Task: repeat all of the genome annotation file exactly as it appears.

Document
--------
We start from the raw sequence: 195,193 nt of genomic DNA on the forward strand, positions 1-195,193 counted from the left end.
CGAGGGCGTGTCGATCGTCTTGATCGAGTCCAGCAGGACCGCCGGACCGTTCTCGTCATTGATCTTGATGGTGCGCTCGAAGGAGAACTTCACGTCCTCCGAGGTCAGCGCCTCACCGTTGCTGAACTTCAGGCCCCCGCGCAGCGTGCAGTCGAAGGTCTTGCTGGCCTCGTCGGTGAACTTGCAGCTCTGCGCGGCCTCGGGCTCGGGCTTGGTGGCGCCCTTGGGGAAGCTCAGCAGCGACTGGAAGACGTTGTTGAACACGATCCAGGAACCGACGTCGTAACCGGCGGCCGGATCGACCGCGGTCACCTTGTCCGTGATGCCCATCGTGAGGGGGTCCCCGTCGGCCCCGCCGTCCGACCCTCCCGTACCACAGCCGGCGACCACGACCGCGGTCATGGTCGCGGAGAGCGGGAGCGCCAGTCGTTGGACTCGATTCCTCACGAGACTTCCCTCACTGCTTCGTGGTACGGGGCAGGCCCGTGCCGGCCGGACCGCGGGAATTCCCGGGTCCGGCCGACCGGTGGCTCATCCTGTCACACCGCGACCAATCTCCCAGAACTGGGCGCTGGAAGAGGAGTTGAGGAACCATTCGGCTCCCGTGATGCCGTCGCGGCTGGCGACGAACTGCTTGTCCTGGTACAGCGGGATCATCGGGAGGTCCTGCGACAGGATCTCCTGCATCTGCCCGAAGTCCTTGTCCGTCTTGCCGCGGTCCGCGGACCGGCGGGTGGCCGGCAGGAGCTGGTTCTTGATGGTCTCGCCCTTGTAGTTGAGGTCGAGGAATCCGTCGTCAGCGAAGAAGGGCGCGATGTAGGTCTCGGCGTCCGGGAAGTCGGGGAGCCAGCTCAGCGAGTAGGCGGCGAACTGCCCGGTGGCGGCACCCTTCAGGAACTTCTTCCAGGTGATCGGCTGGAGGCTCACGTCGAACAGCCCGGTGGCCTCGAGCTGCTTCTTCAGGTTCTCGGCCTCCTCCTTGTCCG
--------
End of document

We start from the raw sequence: 195,193 nt of genomic DNA on the forward strand, positions 1-195,193 counted from the left end.
CGAGGGCGTGTCGATCGTCTTGATCGAGTCCAGCAGGACCGCCGGACCGTTCTCGTCATTGATCTTGATGGTGCGCTCGAAGGAGAACTTCACGTCCTCCGAGGTCAGCGCCTCACCGTTGCTGAACTTCAGGCCCCCGCGCAGCGTGCAGTCGAAGGTCTTGCTGGCCTCGTCGGTGAACTTGCAGCTCTGCGCGGCCTCGGGCTCGGGCTTGGTGGCGCCCTTGGGGAAGCTCAGCAGCGACTGGAAGACGTTGTTGAACACGATCCAGGAACCGACGTCGTAACCGGCGGCCGGATCGACCGCGGTCACCTTGTCCGTGATGCCCATCGTGAGGGGGTCCCCGTCGGCCCCGCCGTCCGACCCTCCCGTACCACAGCCGGCGACCACGACCGCGGTCATGGTCGCGGAGAGCGGGAGCGCCAGTCGTTGGACTCGATTCCTCACGAGACTTCCCTCACTGCTTCGTGGTACGGGGCAGGCCCGTGCCGGCCGGACCGCGGGAATTCCCGGGTCCGGCCGACCGGTGGCTCATCCTGTCACACCGCGACCAATCTCCCAGAACTGGGCGCTGGAAGAGGAGTTGAGGAACCATTCGGCTCCCGTGATGCCGTCGCGGCTGGCGACGAACTGCTTGTCCTGGTACAGCGGGATCATCGGGAGGTCCTGCGACAGGATCTCCTGCATCTGCCCGAAGTCCTTGTCCGTCTTGCCGCGGTCCGCGGACCGGCGGGTGGCCGGCAGGAGCTGGTTCTTGATGGTCTCGCCCTTGTAGTTGAGGTCGAGGAATCCGTCGTCAGCGAAGAAGGGCGCGATGTAGGTCTCGGCGTCCGGGAAGTCGGGGAGCCAGCTCAGCGAGTAGGCGGCGAACTGCCCGGTGGCGGCACCCTTCAGGAACTTCTTCCAGGTGATCGGCTGGAGGCTCACGTCGAACAGCCCGGTGGCCTCGAGCTGCTTCTTCAGGTTCTCGGCCTCCTCCTTGTCCG